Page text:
The Bluetooth Special Interest Group (SIG), an 8,000-member trade association, announced Tuesday it will make Wibree, a low-power, short-range wireless technology developed by Nokia, the foundation for a new form of Bluetooth. Wibree could be used to connect devices like heart monitors and watches, according to Nokia.
“The development work for Wibree began when we discovered a series of interesting new use scenarios that no current local connectivity solution was addressing,” explained Jarkko Sairanen, vice president of corporate strategy for Nokia. “Including Wibree within an existing forum will ensure interoperability and its wide and fast adoption. The Bluetooth SIG is the optimal new home for Wibree.”
Essentially, the announcement is that what seemed to be a Bluetooth standard will now officially become a Bluetooth standard and be placed under the governance of the Bluetooth SIG, Brian O’Rourke, an InStat analyst, told TechNewsWorld.
“Bluetooth is really a low-power technology itself used in cell phones and headsets. But this is an ultra-low-power version of Bluetooth. It is for future applications that people may not have even thought of yet,” he said.
Wibree operates using the same frequency band as Bluetooth but uses just a small portion of the power. Its short range capacity sends information over a limited distance, 30 feet, allowing devices such as watches, toys and exercise, health and medical devices to communicate with one another.
The new agreement between Nokia and Bluetooth SIG will bring Wibree to a whole host of devices for which Bluetooth would have made too great a demand on the power supply. It therefore will “round out Bluetooth technology’s wireless Personal Area Networking (PAN) offering and strengthen the technology’s ability to provide wireless connectivity for small devices,” Nokia said.
“It’s an important, though not earth-shaking, technology because it enables a new category of applications — enabling connections to very low-power devices for which previous versions of Bluetooth wouldn’t have been viable just because it consumed too much power,” Charles Golvin, an analyst at Forrester Research, told TechNewsWorld.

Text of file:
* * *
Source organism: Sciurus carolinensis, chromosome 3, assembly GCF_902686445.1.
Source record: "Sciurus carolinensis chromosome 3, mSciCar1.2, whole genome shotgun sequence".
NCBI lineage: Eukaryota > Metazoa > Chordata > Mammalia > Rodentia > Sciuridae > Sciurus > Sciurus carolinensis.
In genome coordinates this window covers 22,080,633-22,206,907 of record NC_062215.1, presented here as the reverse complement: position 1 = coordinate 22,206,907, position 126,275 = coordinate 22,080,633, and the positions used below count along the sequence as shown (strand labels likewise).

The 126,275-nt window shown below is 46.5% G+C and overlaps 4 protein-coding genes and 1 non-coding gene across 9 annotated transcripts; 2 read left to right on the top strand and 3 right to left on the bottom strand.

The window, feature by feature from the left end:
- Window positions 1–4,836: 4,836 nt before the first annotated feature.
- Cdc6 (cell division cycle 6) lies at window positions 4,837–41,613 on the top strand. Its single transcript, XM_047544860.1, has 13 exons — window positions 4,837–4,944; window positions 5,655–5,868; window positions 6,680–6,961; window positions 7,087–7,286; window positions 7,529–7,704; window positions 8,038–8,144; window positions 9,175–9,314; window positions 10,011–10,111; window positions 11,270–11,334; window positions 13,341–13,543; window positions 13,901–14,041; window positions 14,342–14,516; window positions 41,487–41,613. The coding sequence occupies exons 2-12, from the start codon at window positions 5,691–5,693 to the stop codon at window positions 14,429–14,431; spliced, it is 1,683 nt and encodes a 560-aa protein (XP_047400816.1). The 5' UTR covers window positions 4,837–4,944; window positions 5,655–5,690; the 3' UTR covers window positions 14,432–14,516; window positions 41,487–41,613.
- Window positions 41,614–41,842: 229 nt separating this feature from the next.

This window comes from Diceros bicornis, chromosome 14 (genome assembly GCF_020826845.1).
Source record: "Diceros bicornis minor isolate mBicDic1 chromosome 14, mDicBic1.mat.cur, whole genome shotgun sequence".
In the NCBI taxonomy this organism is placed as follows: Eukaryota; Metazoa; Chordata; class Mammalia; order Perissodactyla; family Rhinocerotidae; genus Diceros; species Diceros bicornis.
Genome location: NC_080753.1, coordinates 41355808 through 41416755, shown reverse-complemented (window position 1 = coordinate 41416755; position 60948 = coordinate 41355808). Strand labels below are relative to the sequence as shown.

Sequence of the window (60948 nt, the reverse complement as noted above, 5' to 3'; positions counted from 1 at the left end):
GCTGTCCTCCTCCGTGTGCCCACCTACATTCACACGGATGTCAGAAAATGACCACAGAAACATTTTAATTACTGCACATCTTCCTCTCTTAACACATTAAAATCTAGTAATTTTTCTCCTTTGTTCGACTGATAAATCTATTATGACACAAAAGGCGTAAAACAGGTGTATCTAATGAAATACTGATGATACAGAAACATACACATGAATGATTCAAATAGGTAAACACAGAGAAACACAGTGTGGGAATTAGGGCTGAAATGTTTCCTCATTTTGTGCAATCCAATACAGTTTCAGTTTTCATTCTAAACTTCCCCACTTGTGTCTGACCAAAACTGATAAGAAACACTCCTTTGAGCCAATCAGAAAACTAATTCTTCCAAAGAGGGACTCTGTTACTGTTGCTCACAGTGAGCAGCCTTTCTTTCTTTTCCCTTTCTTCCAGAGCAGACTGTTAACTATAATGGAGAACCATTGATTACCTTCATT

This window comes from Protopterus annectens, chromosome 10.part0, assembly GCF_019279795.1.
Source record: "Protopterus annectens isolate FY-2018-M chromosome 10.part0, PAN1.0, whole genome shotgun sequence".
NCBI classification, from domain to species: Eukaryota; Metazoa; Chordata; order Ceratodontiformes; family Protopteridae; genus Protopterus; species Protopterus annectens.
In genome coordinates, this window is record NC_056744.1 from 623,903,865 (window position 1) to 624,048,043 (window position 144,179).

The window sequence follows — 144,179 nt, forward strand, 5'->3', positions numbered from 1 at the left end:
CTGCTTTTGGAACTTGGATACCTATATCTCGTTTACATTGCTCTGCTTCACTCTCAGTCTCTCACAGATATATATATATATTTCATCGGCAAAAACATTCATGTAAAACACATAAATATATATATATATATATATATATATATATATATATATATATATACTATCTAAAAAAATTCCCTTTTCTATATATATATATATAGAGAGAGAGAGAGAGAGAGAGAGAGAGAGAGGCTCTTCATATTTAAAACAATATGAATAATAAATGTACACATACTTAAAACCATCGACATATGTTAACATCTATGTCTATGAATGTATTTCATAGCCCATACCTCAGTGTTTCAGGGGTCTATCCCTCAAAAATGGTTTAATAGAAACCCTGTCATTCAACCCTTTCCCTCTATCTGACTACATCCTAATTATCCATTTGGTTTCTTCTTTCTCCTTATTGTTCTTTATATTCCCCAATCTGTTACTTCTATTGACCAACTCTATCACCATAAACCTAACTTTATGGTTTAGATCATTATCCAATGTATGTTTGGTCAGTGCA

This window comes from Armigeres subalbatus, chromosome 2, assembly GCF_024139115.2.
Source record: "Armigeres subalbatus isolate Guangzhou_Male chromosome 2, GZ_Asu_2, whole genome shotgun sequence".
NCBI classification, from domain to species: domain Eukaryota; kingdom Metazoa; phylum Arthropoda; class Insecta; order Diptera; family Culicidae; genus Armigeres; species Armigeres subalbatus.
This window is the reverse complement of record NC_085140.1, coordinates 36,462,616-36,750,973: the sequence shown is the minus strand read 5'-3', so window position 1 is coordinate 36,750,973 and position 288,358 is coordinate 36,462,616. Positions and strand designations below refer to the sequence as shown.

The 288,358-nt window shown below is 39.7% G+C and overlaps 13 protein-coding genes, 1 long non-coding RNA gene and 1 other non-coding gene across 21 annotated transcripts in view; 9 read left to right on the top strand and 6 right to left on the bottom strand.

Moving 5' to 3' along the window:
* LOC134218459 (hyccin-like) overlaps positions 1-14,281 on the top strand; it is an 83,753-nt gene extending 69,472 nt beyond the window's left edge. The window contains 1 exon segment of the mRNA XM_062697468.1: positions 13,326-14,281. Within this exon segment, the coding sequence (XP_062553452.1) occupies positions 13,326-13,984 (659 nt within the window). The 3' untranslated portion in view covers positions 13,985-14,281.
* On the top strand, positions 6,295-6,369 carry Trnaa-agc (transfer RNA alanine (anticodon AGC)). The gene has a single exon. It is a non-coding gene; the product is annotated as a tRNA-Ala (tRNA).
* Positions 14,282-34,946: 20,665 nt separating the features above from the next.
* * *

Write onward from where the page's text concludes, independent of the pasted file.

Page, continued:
In the Beginning
Nokia began developing Wibree in 2001, a few years after Bluetooth technology began appearing on the market. The technology was originally designed as a method for a large spectrum of devices to send information to a cell phone, Stanley Bruederle, a Gartner analyst, told TechNewsWorld.
“From the point of view of what it enables, it is fairly important. What it allows people to do is use their phone to read information from external devices like peripherals such as a watch or a device that monitors [athletic performance] like how fast you’re running or how fast your heart is beating. And it communicates it from the device to the phone. It could be stored in the phone or sent someplace else,” he said.
Another application could be a medical device that monitors one’s heart rate or another organ and sends that information to a doctor’s office so that they can closely monitor one’s health in real time, Bruederle explained.
In the Future
The technology covered by Wibree is something group members have been calling for, according to Mike Foley, executive director of Bluetooth SIG.
“Our members have been asking for an ultralow-power Bluetooth solution. With Nokia’s innovative development and contribution to the Bluetooth specification with Wibree, we will be able to deliver this in approximately one year,” he said.
With some 500 million handsets containing Bluetooth technology sold in 2006, InStat’s O’Rourke said, Bluetooth has proven itself to be a successful technology. One of the first applications for Wibree will be its inclusion in the mobile handset, according to Bruederle.
“It could be used in a remote in combination with Bluetooth. Wibree would be used to communicate with an entertainment device and Bluetooth to load data into the device like your computer, for instance,” Bruederle explained.
Wibree could broadly be used in personal devices that people carry with them all the time, Golvin explained, such as glucometers. “I think personal health will be an area of significant growth,” he noted.